The hardest hit sector was the hotel and accommodations industry, which saw a 5.8 per cent increase in prices. The clothing and shoe industry followed close behind with a 5.3 per cent price hike, and the transportation industry saw the third highest increases, at 4.7 per cent. Sectors with lower-than-average price increases included leisure and entertainment (1.8 per cent), home furnishings (2.4 per cent), and medicine (2.6 per cent).
According to Economy Secretary Luis de Guindos: "It is impossible to call these developments positive." He concedes that the introduction of the euro - with the rounding up of prices and the lowered spending perception the new currency caused in many people - may have had a more intense effect than was projected.
Economy expects a slowing of inflation to be apparent by this spring, when the effects of last year's increase on indirect taxes begin to die out (indirect taxes have been frozen this year) and the 'euro effect' becomes a year old (the rounding was better controlled in the first few months of 2002). According to Economy, the indirect taxes (on things like tobacco, alcohol and hydrocarbon products) may have contributed as much as .5 percent to the 2002 inflation.
BRITS TARGETED IN CREDIT CARD SCAM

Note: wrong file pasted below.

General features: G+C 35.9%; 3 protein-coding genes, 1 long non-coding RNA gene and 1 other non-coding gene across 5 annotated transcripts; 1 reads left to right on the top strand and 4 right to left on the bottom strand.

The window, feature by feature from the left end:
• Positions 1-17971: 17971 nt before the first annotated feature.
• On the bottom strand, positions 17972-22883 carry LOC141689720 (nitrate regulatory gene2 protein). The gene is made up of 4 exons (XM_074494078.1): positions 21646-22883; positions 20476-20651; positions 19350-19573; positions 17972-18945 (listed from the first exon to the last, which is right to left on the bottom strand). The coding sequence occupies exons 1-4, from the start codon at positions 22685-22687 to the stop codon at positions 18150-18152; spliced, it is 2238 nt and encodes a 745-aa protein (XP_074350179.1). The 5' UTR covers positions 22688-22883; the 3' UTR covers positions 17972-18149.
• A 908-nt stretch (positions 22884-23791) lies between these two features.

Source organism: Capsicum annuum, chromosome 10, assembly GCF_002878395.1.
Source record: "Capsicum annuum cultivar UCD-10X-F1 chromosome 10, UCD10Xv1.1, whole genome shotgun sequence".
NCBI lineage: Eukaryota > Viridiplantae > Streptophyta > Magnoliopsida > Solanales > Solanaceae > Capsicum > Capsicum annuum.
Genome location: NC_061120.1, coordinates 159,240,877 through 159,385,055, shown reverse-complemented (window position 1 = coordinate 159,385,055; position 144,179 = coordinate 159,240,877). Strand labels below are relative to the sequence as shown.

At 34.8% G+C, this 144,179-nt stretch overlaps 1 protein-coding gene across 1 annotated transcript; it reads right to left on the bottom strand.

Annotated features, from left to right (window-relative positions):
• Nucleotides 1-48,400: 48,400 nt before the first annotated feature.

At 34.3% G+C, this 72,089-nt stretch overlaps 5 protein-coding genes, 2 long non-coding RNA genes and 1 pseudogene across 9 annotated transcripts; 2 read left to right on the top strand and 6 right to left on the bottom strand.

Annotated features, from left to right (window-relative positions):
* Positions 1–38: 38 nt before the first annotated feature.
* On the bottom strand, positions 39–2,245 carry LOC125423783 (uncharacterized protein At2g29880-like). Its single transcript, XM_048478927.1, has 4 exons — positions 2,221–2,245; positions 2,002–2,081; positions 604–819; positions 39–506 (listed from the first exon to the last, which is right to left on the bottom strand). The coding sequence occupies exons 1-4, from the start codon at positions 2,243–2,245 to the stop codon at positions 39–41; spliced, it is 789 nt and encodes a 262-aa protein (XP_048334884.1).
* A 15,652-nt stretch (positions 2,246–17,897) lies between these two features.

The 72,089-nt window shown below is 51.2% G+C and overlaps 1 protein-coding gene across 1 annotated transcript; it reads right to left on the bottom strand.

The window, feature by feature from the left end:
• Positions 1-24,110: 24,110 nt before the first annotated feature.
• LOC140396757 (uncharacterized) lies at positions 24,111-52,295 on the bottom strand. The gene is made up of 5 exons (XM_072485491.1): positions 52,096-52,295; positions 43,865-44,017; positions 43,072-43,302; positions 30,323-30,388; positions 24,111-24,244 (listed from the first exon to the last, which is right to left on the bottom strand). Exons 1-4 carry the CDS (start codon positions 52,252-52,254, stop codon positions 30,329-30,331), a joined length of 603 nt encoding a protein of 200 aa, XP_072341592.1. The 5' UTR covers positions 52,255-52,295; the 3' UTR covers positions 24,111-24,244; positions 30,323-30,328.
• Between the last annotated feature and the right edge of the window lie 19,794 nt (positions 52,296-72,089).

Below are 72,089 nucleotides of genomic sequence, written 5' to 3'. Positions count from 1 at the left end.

News Staff Reporter
The Costa del Sol Drug and Organised Crime Unit of Vélez-Málaga has arrested seven people suspected of being members of a credit card fraud ring. Four banking institutions, all with branches in Velez and Torre del Mar, have filed complaints related to the fraud.
According to police information, the group utilised point-of-sale credit card terminals, which it obtained by convincing banks that the machines were for commercial use. Instead, the machines were used to swindle money from credit cards of unsuspecting victims. The majority of the victims were British tourists or residents, many of whom were not even aware that the swindle had occurred and had not cancelled their card accounts. The fraud ring deposited the stolen funds into bank accounts and then rapidly withdrew the money from the accounts.